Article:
“Render to Caesar the things that are Caesar’s; and to God the things that are God’s.”
Murder of any human being is an unacceptable criminal act. When, in addition, the victim is an individual in whom the authority of the State is vested, the offense assumes an additional degree of gravity. Furthermore, when the motivation of the aggressor is based on a unilateral rejection of the values of the Republic, incarnated by a professor performing his duties, in the name of superior values “attributed” to God, the act – as expressed by the decapitation – can only be described as pure barbarism which cannot find the slightest justification.
The understandable emotions expressed have led to a plethora of reactions, most of which reflect the justified indignation of citizens and authorities alike, alongside appropriate manifestations of support and solidarity. They have also been accompanied by appeals to public authorities – but also to the citizenry at large – to act decisively against a trend that puts into jeopardy life in a society regulated by the laws and the values of the nation.
This drama, commented endlessly by the media – in particular the 24 hour news broadcasters – underscores the weaknesses of a model of communication which – in good faith most of the time – allows (nearly) all opinions to be expressed in the name of free speech and becomes trapped in the competition with – and excesses of – the social media.
Thus these debates, which should aim at fostering unity, allow political parties to exploit these particular circumstances, to promote their programs and to bring forward superficially related questions such as the maintenance of public freedoms, relations between the police, the courts, the sentencing of delinquents, immigration, border surveillance and Europe, etc., under the guise of a shared indignation of unacceptable occurrences.
The undeniable failure of the State, over several decades, to address squarely these questions is risking – within an international context in which similar trends are developing – to polarize public opinion; this could lead, in turn, to authoritarian movements recalling the worst experiences of the 20th century. The prevailing mood is all the more conducive to such developments that Covid19 and the fight against global warming have encouraged citizens to obey injunctions that are considered justified in view of the urgency by some and decried by others as infringing on our individual liberties.
But it is also necessary to point the finger at the debates among intellectuals who – in the name of their superior knowledge – shower upon us their insights which are often both partisan and steeped in ideology. Thus, the debate surrounding the preeminence of “God’s law” over the “law of the Republic” (or vice versa) seems to me basically flawed. (Before proceeding let me declare that I am both a practicing catholic and a fierce defender of “free thought”, refusing to see therein the slightest contradiction).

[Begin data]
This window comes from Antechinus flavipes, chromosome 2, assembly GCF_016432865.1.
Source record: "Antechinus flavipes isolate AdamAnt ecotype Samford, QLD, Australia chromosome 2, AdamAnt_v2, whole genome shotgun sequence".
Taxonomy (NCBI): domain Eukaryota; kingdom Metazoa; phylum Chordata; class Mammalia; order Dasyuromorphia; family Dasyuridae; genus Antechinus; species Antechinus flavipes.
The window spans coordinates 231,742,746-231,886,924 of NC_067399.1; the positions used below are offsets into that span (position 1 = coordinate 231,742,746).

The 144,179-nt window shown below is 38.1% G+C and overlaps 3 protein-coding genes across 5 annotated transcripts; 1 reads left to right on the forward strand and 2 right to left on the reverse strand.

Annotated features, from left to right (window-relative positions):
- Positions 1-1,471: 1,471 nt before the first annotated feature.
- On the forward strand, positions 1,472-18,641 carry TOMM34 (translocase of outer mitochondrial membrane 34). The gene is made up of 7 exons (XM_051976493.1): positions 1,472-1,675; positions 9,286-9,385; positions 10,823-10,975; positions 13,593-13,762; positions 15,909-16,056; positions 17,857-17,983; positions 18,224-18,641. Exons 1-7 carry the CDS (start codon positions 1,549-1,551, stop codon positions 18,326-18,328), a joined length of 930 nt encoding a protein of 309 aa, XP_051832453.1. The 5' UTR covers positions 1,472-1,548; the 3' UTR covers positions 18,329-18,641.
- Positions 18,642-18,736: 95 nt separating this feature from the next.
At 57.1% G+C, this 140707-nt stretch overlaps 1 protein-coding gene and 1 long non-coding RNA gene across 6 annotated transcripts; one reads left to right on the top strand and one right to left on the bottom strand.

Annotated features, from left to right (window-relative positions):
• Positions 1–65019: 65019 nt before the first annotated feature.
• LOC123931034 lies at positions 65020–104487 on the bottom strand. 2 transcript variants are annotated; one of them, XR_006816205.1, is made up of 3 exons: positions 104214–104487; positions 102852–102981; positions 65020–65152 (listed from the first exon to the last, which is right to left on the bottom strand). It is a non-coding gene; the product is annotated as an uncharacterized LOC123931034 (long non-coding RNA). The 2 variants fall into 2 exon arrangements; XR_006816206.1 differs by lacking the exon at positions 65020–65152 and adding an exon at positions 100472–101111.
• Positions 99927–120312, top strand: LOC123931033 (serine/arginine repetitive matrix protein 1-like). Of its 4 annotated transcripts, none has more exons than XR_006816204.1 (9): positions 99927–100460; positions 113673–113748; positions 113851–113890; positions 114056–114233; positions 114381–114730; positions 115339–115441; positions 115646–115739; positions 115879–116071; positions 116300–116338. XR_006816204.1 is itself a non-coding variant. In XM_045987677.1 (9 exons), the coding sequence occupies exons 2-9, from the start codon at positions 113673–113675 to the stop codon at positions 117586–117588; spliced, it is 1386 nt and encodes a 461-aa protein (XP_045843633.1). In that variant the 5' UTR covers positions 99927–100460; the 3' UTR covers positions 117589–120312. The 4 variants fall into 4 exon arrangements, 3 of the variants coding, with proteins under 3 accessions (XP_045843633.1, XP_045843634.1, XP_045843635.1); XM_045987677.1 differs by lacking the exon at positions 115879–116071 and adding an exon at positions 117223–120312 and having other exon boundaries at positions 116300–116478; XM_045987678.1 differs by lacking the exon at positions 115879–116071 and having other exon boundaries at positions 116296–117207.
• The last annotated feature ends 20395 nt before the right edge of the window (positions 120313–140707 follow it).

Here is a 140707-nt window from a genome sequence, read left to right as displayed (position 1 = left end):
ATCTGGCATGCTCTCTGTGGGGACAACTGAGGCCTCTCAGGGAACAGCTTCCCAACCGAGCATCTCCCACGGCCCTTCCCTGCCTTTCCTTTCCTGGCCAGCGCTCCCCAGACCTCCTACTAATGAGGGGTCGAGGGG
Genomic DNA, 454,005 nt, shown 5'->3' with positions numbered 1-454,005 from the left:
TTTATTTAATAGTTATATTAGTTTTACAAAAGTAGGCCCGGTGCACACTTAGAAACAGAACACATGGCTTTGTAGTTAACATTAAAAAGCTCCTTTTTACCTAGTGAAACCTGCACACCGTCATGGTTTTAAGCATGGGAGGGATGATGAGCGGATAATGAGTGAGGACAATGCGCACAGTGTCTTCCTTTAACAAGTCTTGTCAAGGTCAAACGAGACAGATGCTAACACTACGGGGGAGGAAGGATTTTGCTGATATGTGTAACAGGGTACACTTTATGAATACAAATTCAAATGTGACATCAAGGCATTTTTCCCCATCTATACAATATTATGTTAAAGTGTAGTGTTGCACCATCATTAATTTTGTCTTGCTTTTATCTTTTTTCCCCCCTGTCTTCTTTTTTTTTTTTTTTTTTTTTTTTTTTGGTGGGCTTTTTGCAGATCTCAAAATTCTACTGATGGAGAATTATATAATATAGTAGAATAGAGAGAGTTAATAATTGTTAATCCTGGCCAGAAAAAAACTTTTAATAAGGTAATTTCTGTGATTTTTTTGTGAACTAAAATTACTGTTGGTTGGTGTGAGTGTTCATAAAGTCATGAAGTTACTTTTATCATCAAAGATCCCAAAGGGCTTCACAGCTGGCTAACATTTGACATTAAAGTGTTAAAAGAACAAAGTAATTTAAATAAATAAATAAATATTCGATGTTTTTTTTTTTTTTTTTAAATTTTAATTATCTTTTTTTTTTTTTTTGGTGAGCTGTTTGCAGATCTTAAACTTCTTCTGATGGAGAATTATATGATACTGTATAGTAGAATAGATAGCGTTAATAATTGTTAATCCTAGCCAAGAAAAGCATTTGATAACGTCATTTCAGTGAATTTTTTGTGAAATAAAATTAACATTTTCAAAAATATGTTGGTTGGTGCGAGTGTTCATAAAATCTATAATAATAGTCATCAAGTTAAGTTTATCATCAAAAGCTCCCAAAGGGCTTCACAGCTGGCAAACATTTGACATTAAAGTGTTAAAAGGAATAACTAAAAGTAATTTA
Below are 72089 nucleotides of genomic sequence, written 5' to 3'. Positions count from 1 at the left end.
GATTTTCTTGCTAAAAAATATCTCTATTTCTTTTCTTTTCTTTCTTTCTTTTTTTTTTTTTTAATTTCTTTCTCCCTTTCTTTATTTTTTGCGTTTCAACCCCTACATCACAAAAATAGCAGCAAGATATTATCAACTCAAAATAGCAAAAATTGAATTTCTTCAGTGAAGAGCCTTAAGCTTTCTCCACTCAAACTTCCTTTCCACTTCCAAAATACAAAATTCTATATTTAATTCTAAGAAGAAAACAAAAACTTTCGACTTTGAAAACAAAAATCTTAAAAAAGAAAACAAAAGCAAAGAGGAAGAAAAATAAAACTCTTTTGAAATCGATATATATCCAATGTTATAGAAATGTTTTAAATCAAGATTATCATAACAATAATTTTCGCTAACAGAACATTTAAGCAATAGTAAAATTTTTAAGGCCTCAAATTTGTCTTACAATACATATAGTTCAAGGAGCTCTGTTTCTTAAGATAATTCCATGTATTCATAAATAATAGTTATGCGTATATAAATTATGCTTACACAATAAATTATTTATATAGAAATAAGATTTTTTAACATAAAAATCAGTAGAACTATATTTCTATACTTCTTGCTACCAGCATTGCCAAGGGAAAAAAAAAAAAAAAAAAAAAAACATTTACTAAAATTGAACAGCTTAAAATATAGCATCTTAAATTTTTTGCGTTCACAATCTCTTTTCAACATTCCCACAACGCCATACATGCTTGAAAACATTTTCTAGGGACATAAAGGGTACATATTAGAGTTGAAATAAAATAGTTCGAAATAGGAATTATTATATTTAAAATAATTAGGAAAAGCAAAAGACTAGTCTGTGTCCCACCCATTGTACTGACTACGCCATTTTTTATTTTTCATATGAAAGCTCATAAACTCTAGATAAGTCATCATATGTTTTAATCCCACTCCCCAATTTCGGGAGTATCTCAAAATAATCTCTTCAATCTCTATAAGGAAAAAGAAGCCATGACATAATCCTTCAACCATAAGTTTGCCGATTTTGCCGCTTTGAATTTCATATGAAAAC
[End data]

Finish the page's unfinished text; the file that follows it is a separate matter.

By pure coincidence, the Gospel on this Sunday relates the response of Christ when asked if paying taxes was lawful (to the romans who were occupying Judea). His answer was totally unambiguous: “Give unto Cesar what is owed to Cesar and to God what is owed to God”. He distinguishes between precepts that relate to two different orders and should, consequentially, never be evaluated in terms of a relationship of equality or subordination.
When confronted to the situation under review, Cesar (the Republic) demands that justice be carried out and God – for those who believe and obviously for those who don’t – has no place whatsoever in any argumentation purporting to justify or even explain the actions of the perpetrator. On the other hand, if I decide to pray – alone or within my religious community – for God’s mercy for the souls of the victim and/or the aggressor, Cesar has no standing either in authorizing or forbidding me to do so.
Completely different is the necessary discussion on the causes that might have induced this deliberate act in defiance of existing laws as well as on measures (legislative, regulatory or societal) that should be promulgated and implemented to avoid – as far as possible – the reoccurrence of such acts. This is a debate that must be held without taboos and must take into account the fact that our individual liberties are necessarily, by construction, limited by those of our fellow citizens or more broadly to those of the entire human community in the name of basic “human rights”. It should also recognize that no legal or regulatory measure will provide an adequate response if its purpose and modalities is not owned by the citizens at large.
It is in recognition of this inescapable reality that an unflinching support must be given to education and to those charged with its dissemination as this constitutes the indispensable bond to provide life within a harmonious society.